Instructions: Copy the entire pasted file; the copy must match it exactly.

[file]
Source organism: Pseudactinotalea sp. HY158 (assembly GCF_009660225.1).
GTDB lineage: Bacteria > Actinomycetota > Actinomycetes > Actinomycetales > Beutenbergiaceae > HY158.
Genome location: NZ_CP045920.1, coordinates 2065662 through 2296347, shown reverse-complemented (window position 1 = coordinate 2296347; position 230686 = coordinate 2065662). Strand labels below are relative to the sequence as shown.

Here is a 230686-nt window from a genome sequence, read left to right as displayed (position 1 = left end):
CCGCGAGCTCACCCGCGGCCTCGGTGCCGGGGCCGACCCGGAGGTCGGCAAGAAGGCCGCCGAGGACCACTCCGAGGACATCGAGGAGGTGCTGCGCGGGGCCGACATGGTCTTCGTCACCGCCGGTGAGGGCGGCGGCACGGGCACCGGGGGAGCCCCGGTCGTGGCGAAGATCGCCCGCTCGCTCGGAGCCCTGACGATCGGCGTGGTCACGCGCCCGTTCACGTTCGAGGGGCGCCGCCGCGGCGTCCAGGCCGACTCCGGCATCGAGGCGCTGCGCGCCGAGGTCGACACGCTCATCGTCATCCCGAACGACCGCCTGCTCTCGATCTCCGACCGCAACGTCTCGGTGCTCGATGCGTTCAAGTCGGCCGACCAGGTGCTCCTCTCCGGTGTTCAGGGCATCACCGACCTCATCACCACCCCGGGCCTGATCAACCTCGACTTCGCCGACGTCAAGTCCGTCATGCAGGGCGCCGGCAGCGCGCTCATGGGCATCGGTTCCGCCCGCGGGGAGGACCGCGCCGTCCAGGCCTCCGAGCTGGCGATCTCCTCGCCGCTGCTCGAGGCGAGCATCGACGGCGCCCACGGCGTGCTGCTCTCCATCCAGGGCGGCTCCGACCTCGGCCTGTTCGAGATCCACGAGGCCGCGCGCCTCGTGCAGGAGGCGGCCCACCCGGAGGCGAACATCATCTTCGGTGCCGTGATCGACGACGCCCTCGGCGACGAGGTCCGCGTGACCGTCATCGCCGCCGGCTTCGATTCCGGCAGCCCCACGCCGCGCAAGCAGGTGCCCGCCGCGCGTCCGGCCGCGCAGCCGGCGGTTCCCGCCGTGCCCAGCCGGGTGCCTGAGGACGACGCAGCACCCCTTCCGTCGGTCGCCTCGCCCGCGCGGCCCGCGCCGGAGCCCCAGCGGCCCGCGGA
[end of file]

Source organism: Pseudactinotalea sp. HY158 (assembly GCF_009660225.1).
GTDB lineage: Bacteria > Actinomycetota > Actinomycetes > Actinomycetales > Beutenbergiaceae > HY158.
Genome location: NZ_CP045920.1, coordinates 2065662 through 2296347, shown reverse-complemented (window position 1 = coordinate 2296347; position 230686 = coordinate 2065662). Strand labels below are relative to the sequence as shown.

Here is a 230686-nt window from a genome sequence, read left to right as displayed (position 1 = left end):
CCGCGAGCTCACCCGCGGCCTCGGTGCCGGGGCCGACCCGGAGGTCGGCAAGAAGGCCGCCGAGGACCACTCCGAGGACATCGAGGAGGTGCTGCGCGGGGCCGACATGGTCTTCGTCACCGCCGGTGAGGGCGGCGGCACGGGCACCGGGGGAGCCCCGGTCGTGGCGAAGATCGCCCGCTCGCTCGGAGCCCTGACGATCGGCGTGGTCACGCGCCCGTTCACGTTCGAGGGGCGCCGCCGCGGCGTCCAGGCCGACTCCGGCATCGAGGCGCTGCGCGCCGAGGTCGACACGCTCATCGTCATCCCGAACGACCGCCTGCTCTCGATCTCCGACCGCAACGTCTCGGTGCTCGATGCGTTCAAGTCGGCCGACCAGGTGCTCCTCTCCGGTGTTCAGGGCATCACCGACCTCATCACCACCCCGGGCCTGATCAACCTCGACTTCGCCGACGTCAAGTCCGTCATGCAGGGCGCCGGCAGCGCGCTCATGGGCATCGGTTCCGCCCGCGGGGAGGACCGCGCCGTCCAGGCCTCCGAGCTGGCGATCTCCTCGCCGCTGCTCGAGGCGAGCATCGACGGCGCCCACGGCGTGCTGCTCTCCATCCAGGGCGGCTCCGACCTCGGCCTGTTCGAGATCCACGAGGCCGCGCGCCTCGTGCAGGAGGCGGCCCACCCGGAGGCGAACATCATCTTCGGTGCCGTGATCGACGACGCCCTCGGCGACGAGGTCCGCGTGACCGTCATCGCCGCCGGCTTCGATTCCGGCAGCCCCACGCCGCGCAAGCAGGTGCCCGCCGCGCGTCCGGCCGCGCAGCCGGCGGTTCCCGCCGTGCCCAGCCGGGTGCCTGAGGACGACGCAGCACCCCTTCCGTCGGTCGCCTCGCCCGCGCGGCCCGCGCCGGAGCCCCAGCGGCCCGCGGA